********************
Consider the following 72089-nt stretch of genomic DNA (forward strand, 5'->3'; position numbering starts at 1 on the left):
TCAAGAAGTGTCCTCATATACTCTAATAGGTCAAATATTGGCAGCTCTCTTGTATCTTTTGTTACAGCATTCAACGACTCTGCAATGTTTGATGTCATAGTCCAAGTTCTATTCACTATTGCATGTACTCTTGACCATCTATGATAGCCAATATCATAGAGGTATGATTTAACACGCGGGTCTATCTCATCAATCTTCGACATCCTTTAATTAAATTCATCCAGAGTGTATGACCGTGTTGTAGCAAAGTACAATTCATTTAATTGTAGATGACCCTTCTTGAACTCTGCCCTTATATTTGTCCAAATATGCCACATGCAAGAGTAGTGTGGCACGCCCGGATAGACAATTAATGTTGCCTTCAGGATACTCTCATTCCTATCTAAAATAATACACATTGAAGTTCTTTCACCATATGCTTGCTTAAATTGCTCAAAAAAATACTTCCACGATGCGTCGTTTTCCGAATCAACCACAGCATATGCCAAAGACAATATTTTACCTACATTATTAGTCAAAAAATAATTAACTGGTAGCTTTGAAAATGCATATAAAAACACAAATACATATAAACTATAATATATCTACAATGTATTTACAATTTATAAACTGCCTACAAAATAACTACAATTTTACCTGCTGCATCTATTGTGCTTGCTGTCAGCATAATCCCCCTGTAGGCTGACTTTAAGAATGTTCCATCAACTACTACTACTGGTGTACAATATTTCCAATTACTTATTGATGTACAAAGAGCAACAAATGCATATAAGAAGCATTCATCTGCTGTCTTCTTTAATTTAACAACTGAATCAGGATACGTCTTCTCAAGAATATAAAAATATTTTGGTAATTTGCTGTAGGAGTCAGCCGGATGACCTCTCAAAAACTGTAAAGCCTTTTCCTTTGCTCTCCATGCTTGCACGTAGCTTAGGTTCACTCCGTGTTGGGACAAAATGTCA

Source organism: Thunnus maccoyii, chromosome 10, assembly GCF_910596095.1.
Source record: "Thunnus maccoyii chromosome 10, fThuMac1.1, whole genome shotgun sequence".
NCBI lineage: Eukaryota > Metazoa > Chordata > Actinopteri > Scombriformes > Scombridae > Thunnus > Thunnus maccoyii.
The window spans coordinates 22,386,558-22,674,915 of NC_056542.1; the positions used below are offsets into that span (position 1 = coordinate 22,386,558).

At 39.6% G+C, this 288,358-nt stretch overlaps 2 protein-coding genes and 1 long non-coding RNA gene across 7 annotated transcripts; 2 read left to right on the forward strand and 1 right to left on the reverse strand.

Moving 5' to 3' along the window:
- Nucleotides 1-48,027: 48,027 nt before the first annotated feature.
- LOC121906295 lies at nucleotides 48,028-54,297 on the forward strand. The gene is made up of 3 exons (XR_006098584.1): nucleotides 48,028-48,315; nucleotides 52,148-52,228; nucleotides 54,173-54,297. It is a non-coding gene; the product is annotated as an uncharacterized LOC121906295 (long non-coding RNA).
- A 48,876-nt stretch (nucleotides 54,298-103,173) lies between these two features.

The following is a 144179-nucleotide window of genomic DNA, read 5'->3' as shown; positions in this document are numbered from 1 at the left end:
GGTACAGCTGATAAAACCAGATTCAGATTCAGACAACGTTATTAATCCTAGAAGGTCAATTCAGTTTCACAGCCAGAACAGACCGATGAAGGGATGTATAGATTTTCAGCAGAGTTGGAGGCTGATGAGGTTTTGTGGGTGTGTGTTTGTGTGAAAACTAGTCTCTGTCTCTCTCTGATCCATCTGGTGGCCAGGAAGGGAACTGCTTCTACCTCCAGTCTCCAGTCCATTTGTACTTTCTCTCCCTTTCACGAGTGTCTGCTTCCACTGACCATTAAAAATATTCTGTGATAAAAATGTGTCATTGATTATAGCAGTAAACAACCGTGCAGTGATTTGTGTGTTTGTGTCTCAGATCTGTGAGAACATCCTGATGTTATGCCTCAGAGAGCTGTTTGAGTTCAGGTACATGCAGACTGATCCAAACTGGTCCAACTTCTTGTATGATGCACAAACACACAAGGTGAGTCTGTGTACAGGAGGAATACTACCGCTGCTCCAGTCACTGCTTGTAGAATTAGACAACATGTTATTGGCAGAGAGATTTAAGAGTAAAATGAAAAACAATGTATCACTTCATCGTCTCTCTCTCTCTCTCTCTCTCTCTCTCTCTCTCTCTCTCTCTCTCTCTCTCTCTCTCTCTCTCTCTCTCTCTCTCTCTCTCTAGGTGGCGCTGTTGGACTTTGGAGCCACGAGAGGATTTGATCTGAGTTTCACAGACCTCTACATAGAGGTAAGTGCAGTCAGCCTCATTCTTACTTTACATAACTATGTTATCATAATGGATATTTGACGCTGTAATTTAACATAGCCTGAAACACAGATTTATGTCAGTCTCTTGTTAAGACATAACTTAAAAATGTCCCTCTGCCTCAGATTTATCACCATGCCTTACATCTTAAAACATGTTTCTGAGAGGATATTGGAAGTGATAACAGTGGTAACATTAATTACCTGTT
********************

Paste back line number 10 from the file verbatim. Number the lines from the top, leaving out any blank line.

- LOC121906295 lies at nucleotides 48,028-54,297 on the forward strand. The gene is made up of 3 exons (XR_006098584.1): nucleotides 48,028-48,315; nucleotides 52,148-52,228; nucleotides 54,173-54,297. It is a non-coding gene; the product is annotated as an uncharacterized LOC121906295 (long non-coding RNA).